San Miguel County may owe the state more than $200,000 it collected in penalties and interest from delinquent taxpayers that was supposed to have gone to the state in the first place.
But county officials are hoping that the state will forgive the debt. Apparently, nearly all other counties have made the same mistake with penalties and interest.
A few months ago, an official from the state Property Tax Division couldn’t reconcile the numbers when auditing the treasurer’s office. He then discovered that the county never complied with a law that took effect in 1991, which required the county to give a greater portion of penalties and interest to the state.
The county recently learned the amount it owed the state: $205,000. But County Treasurer Alfonso Ortiz said the state informed him that it was only a fraction of the real number because of problems in auditing.
“I’m hoping they’ll forgive,” the treasurer said. “I don’t get the impression that the state will say, ‘Pay it up.’ They’ll work with the county in trying to resolve this financial problem.”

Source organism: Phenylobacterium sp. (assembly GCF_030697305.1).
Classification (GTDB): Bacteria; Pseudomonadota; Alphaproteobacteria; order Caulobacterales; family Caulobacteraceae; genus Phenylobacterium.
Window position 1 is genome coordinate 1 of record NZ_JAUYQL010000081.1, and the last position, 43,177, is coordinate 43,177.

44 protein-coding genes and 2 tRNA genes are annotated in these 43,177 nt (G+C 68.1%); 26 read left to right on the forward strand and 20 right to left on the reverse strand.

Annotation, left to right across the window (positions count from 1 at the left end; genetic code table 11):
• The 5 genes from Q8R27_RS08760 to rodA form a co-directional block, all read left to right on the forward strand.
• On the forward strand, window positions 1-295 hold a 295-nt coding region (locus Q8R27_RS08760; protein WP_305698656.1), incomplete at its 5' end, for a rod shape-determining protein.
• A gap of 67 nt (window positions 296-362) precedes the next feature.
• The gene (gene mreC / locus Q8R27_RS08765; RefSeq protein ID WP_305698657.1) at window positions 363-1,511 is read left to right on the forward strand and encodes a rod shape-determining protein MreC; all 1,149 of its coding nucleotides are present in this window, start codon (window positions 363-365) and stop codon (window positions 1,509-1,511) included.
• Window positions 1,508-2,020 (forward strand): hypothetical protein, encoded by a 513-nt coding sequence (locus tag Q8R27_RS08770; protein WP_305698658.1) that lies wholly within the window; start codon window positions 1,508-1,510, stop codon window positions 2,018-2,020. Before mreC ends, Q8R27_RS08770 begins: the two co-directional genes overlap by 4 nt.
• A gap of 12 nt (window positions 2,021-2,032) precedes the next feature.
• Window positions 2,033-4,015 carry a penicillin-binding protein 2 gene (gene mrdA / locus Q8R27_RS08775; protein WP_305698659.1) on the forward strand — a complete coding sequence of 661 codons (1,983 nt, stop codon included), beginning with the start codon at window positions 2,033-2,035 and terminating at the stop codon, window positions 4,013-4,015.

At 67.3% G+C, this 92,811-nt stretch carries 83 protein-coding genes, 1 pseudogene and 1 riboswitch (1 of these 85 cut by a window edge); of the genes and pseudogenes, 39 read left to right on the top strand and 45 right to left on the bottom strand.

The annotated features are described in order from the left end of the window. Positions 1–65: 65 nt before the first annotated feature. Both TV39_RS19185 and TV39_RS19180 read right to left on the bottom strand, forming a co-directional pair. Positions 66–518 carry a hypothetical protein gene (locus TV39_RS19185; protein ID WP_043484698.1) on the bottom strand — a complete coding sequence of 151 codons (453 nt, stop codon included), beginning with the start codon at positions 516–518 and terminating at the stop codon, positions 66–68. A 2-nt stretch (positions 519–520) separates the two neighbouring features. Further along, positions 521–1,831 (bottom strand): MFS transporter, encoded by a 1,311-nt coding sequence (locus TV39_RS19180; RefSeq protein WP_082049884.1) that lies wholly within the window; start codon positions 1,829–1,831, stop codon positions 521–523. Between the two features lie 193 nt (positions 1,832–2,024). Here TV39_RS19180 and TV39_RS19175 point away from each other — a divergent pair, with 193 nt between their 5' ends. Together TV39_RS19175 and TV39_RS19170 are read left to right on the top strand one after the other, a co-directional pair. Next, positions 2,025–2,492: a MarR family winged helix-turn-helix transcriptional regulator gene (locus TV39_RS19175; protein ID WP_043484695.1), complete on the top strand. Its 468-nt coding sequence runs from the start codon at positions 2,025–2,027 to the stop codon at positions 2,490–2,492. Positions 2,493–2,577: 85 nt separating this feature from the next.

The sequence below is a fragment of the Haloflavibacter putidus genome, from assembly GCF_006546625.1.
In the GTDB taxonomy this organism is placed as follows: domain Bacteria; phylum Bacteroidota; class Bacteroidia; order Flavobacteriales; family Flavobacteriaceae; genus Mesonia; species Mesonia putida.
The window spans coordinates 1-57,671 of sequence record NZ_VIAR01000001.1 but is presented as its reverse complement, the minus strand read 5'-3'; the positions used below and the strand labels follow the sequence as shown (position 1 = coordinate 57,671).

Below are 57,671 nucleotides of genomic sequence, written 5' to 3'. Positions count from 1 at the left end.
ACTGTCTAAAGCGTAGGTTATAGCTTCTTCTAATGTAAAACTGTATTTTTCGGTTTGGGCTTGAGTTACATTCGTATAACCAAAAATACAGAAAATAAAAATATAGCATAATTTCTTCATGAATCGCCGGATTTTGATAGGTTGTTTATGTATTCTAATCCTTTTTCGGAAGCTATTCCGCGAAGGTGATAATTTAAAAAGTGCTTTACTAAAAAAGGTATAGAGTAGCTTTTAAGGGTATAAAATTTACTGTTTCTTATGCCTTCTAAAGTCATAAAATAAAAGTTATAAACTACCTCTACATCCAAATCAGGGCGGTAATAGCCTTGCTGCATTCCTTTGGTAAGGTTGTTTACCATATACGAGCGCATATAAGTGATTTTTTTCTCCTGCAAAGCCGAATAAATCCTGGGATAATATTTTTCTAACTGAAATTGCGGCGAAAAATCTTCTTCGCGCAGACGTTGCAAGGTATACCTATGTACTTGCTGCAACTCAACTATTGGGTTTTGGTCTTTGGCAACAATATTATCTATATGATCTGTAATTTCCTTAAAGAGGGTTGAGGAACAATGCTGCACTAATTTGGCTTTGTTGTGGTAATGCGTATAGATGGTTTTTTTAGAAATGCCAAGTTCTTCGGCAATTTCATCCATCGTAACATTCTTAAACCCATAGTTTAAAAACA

The state has recommended the county get a new computer system for the treasurer’s office that can more easily apply the penalties and interest on late property tax payments.
“The urgency of the system can’t be overstated,” Ortiz said.
County Attorney Jesus Lopez said he, too, is optimistic the state will come to an agreement in which the county won’t have to pay the $205,000.
“I, for one, would like to make it very clear that Mr. Ortiz had no fault or blame for any of this underpayment. The Property Tax Division had acquiesced in the county’s interpretation (of the law); now they differ,” he said. “I was tempted to challenge the matter in court.”
Ortiz said nearly all other counties were not in compliance with the state’s interpretation of the state law for penalties and interest.